Moving through

If you knew how hard it would be and how long it would take in the beginning then you might not try in the first place. You can’t guarantee success, but you can guarantee failure: never try. ~David Cain

I’ve had a lot of ups and downs personally and professionally in the last few weeks. Great days at work followed by those that make me question what the heck I am doing. Great conversations and get togethers with people… only to be followed by long periods of silence during which I fret about what I did or said to turn the other person away.

I’m trying to remember that patience will pay off. I need to persist to succeed. But sometimes it’s tiring. Sometimes I want to step off the treadmill – of grant submission after grant submission, meeting after meeting, constant worry about my relationships and how others perceive me. Sometimes, I’d give almost anything to just get away from it all, go way up north where no one knows me, and no one knows how to find me, and just… be.

And then I remember that for right now, I have to be in the trenches. I need to persist, see these things through…and that the time for rest will come. Sometimes the only way out, is through.

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Like and unlike

I need something more lighthearted today.
Heavy work and thinking weekend. Lots of pondering about what to do next in a certain situation, worrying about something going on in my family this week, and just general (normal-for-me) anxiety.

So, something a bit lighter.

I have officially turned into my mother. The tipping point was yesterday, when I found myself rinsing out Ziploc bags to reuse. I have a goal to not buy them anymore – to change to reusable ones. But the issue is that I still wash and reuse them all the time. And I said I would never do that! mostly because my mother did. And I thought it was absurd and ridiculous. Now, of course, I realize that she was absolutely doing the right thing, if she wasn’t going to (or wasn’t able to) switch to reusables (they didn’t exist when she started doing this…)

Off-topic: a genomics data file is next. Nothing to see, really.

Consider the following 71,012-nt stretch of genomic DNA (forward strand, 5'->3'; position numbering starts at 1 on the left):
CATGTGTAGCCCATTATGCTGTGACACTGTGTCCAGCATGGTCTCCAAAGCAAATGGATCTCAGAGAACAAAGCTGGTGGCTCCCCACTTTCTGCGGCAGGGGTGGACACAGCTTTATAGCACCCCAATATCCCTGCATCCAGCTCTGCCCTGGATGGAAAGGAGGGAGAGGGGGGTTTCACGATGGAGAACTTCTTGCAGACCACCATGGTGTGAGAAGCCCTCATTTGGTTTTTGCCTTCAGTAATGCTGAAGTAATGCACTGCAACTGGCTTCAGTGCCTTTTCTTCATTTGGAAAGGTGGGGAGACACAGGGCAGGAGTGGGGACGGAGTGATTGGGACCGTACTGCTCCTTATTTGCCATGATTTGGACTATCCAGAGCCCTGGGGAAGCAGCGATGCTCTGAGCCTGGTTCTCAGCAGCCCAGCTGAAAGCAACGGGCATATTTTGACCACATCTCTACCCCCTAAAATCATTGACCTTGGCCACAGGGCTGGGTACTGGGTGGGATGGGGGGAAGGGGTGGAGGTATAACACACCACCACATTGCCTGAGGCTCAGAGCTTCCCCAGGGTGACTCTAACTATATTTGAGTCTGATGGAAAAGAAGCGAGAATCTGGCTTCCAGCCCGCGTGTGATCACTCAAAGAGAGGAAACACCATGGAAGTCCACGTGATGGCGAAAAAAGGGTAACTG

I put water in the dish detergent to get every last bit out of the bottle.

I squeeze the toothpaste tube from the bottom up.

I haven’t started telling the same stories over and over (and over) again, but I anticipate that will start soon.

I want to chop off all my hair, a move she made when she was just a bit younger than me.

We like the same books.

We like the same food.

We both laugh at my father and his overreaction to things like a man-cold.

If you saw us together, you’d know we’re related

And yet, I differ so much from her in other ways – important (to me) ways.

Politically, spiritually, socially. She’s an extrovert with a loud voice who likes to dominate conversation and doesn’t know what to do with a weekend without plans.

I am… not an extrovert with a loud voice, and there is nothing I like more than a quiet weekend without plans.

I shop at thrift shops, nearly exclusively. She shops at Talbots.

She wears makeup to go to the gym sometimes, and always, always, wears jewelry.

Um, yeah. My 1-minute makeup “routine” is the essence of minimalism.

And yet. There are still these hints of her in my actions, in what I do unconsciously on a daily basis.

It’s reassuring and comforting, in a way, to know that some of what I do is not new to me, but instead rooted in years of observation and absorbing her way of doing things, even if I once ridiculed it. I haven’t changed everything about who I was before, where I came from. I’ve changed a lot, yes, but there are still vestiges of who I was that persist.

And I’m okay with that.

Comfortable and familiar

Sometimes, I just want a break from evolving and changing. 
Sometimes it’s the comfortable, the familiar, that is what I need more. 
I think our constant focus these days on growth, self-awareness, challenging ourselves…sometimes, we just need a break. And that’s okay. It’s okay to turn to the familiar and comforting when change gets scary, when it all becomes too overwhelming, too much.